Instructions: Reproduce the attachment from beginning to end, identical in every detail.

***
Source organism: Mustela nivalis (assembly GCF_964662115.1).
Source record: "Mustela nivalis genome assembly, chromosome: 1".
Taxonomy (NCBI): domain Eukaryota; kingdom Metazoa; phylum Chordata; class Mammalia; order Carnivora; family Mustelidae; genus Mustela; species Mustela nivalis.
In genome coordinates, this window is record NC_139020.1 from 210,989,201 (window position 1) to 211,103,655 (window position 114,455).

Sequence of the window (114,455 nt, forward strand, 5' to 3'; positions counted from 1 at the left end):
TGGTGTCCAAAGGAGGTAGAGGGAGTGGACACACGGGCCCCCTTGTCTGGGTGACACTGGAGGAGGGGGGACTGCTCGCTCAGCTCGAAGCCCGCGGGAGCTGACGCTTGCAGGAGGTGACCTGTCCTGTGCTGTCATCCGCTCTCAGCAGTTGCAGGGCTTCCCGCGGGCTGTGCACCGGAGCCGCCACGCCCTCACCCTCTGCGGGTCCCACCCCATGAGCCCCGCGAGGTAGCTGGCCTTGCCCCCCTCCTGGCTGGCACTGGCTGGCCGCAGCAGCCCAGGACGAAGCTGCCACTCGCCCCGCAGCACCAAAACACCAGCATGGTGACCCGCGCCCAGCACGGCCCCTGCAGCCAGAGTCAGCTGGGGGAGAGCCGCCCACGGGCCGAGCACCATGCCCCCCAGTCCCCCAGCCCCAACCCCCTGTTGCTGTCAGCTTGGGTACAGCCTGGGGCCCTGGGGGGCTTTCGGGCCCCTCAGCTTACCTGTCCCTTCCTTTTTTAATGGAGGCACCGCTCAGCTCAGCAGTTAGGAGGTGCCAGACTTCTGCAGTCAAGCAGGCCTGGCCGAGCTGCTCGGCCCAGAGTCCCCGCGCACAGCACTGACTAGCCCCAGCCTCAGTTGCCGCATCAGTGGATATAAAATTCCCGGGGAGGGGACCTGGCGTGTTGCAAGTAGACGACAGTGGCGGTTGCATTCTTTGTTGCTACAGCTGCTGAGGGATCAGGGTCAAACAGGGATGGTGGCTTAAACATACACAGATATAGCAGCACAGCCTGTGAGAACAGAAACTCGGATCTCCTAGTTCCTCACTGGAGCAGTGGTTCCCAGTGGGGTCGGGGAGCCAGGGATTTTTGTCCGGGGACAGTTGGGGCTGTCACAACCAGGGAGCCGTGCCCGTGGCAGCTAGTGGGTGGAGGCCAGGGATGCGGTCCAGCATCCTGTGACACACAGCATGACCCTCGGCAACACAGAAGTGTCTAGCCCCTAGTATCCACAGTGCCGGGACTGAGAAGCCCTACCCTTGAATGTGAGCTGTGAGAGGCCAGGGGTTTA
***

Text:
Source organism: Mustela nivalis (assembly GCF_964662115.1).
Source record: "Mustela nivalis genome assembly, chromosome: 1".
Taxonomy (NCBI): domain Eukaryota; kingdom Metazoa; phylum Chordata; class Mammalia; order Carnivora; family Mustelidae; genus Mustela; species Mustela nivalis.
In genome coordinates, this window is record NC_139020.1 from 210,989,201 (window position 1) to 211,103,655 (window position 114,455).

Sequence of the window (114,455 nt, forward strand, 5' to 3'; positions counted from 1 at the left end):
TGGTGTCCAAAGGAGGTAGAGGGAGTGGACACACGGGCCCCCTTGTCTGGGTGACACTGGAGGAGGGGGGACTGCTCGCTCAGCTCGAAGCCCGCGGGAGCTGACGCTTGCAGGAGGTGACCTGTCCTGTGCTGTCATCCGCTCTCAGCAGTTGCAGGGCTTCCCGCGGGCTGTGCACCGGAGCCGCCACGCCCTCACCCTCTGCGGGTCCCACCCCATGAGCCCCGCGAGGTAGCTGGCCTTGCCCCCCTCCTGGCTGGCACTGGCTGGCCGCAGCAGCCCAGGACGAAGCTGCCACTCGCCCCGCAGCACCAAAACACCAGCATGGTGACCCGCGCCCAGCACGGCCCCTGCAGCCAGAGTCAGCTGGGGGAGAGCCGCCCACGGGCCGAGCACCATGCCCCCCAGTCCCCCAGCCCCAACCCCCTGTTGCTGTCAGCTTGGGTACAGCCTGGGGCCCTGGGGGGCTTTCGGGCCCCTCAGCTTACCTGTCCCTTCCTTTTTTAATGGAGGCACCGCTCAGCTCAGCAGTTAGGAGGTGCCAGACTTCTGCAGTCAAGCAGGCCTGGCCGAGCTGCTCGGCCCAGAGTCCCCGCGCACAGCACTGACTAGCCCCAGCCTCAGTTGCCGCATCAGTGGATATAAAATTCCCGGGGAGGGGACCTGGCGTGTTGCAAGTAGACGACAGTGGCGGTTGCATTCTTTGTTGCTACAGCTGCTGAGGGATCAGGGTCAAACAGGGATGGTGGCTTAAACATACACAGATATAGCAGCACAGCCTGTGAGAACAGAAACTCGGATCTCCTAGTTCCTCACTGGAGCAGTGGTTCCCAGTGGGGTCGGGGAGCCAGGGATTTTTGTCCGGGGACAGTTGGGGCTGTCACAACCAGGGAGCCGTGCCCGTGGCAGCTAGTGGGTGGAGGCCAGGGATGCGGTCCAGCATCCTGTGACACACAGCATGACCCTCGGCAACACAGAAGTGTCTAGCCCCTAGTATCCACAGTGCCGGGACTGAGAAGCCCTACCCTTGAATGTGAGCTGTGAGAGGCCAGGGGTTTA